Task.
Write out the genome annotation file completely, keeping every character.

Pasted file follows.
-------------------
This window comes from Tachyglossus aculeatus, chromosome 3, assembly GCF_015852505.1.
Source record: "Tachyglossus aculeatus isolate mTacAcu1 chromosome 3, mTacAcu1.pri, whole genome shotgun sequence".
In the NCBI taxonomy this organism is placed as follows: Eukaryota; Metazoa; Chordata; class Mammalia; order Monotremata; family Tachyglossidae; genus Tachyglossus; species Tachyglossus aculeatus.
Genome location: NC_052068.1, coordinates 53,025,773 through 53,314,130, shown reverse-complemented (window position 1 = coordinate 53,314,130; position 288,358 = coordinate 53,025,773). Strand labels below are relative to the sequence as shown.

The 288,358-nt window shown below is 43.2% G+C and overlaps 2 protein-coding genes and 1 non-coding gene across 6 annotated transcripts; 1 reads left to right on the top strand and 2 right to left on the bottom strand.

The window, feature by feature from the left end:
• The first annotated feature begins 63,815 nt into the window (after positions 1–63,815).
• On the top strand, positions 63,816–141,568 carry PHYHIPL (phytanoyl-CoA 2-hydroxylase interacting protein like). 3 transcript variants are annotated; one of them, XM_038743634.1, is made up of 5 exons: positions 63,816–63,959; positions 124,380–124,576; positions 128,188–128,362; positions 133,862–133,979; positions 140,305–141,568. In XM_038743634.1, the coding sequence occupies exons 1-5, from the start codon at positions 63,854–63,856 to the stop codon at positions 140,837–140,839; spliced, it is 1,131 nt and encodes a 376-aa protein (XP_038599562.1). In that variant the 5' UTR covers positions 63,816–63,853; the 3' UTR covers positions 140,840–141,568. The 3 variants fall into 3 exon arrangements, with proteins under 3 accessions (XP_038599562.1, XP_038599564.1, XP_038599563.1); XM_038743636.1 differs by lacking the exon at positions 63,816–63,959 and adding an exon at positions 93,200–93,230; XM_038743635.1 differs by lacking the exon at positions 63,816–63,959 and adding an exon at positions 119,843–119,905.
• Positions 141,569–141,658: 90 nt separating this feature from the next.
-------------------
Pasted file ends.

This window comes from Tachyglossus aculeatus, chromosome 3, assembly GCF_015852505.1.
Source record: "Tachyglossus aculeatus isolate mTacAcu1 chromosome 3, mTacAcu1.pri, whole genome shotgun sequence".
In the NCBI taxonomy this organism is placed as follows: Eukaryota; Metazoa; Chordata; class Mammalia; order Monotremata; family Tachyglossidae; genus Tachyglossus; species Tachyglossus aculeatus.
Genome location: NC_052068.1, coordinates 53,025,773 through 53,314,130, shown reverse-complemented (window position 1 = coordinate 53,314,130; position 288,358 = coordinate 53,025,773). Strand labels below are relative to the sequence as shown.

The 288,358-nt window shown below is 43.2% G+C and overlaps 2 protein-coding genes and 1 non-coding gene across 6 annotated transcripts; 1 reads left to right on the top strand and 2 right to left on the bottom strand.

The window, feature by feature from the left end:
• The first annotated feature begins 63,815 nt into the window (after positions 1–63,815).
• On the top strand, positions 63,816–141,568 carry PHYHIPL (phytanoyl-CoA 2-hydroxylase interacting protein like). 3 transcript variants are annotated; one of them, XM_038743634.1, is made up of 5 exons: positions 63,816–63,959; positions 124,380–124,576; positions 128,188–128,362; positions 133,862–133,979; positions 140,305–141,568. In XM_038743634.1, the coding sequence occupies exons 1-5, from the start codon at positions 63,854–63,856 to the stop codon at positions 140,837–140,839; spliced, it is 1,131 nt and encodes a 376-aa protein (XP_038599562.1). In that variant the 5' UTR covers positions 63,816–63,853; the 3' UTR covers positions 140,840–141,568. The 3 variants fall into 3 exon arrangements, with proteins under 3 accessions (XP_038599562.1, XP_038599564.1, XP_038599563.1); XM_038743636.1 differs by lacking the exon at positions 63,816–63,959 and adding an exon at positions 93,200–93,230; XM_038743635.1 differs by lacking the exon at positions 63,816–63,959 and adding an exon at positions 119,843–119,905.
• Positions 141,569–141,658: 90 nt separating this feature from the next.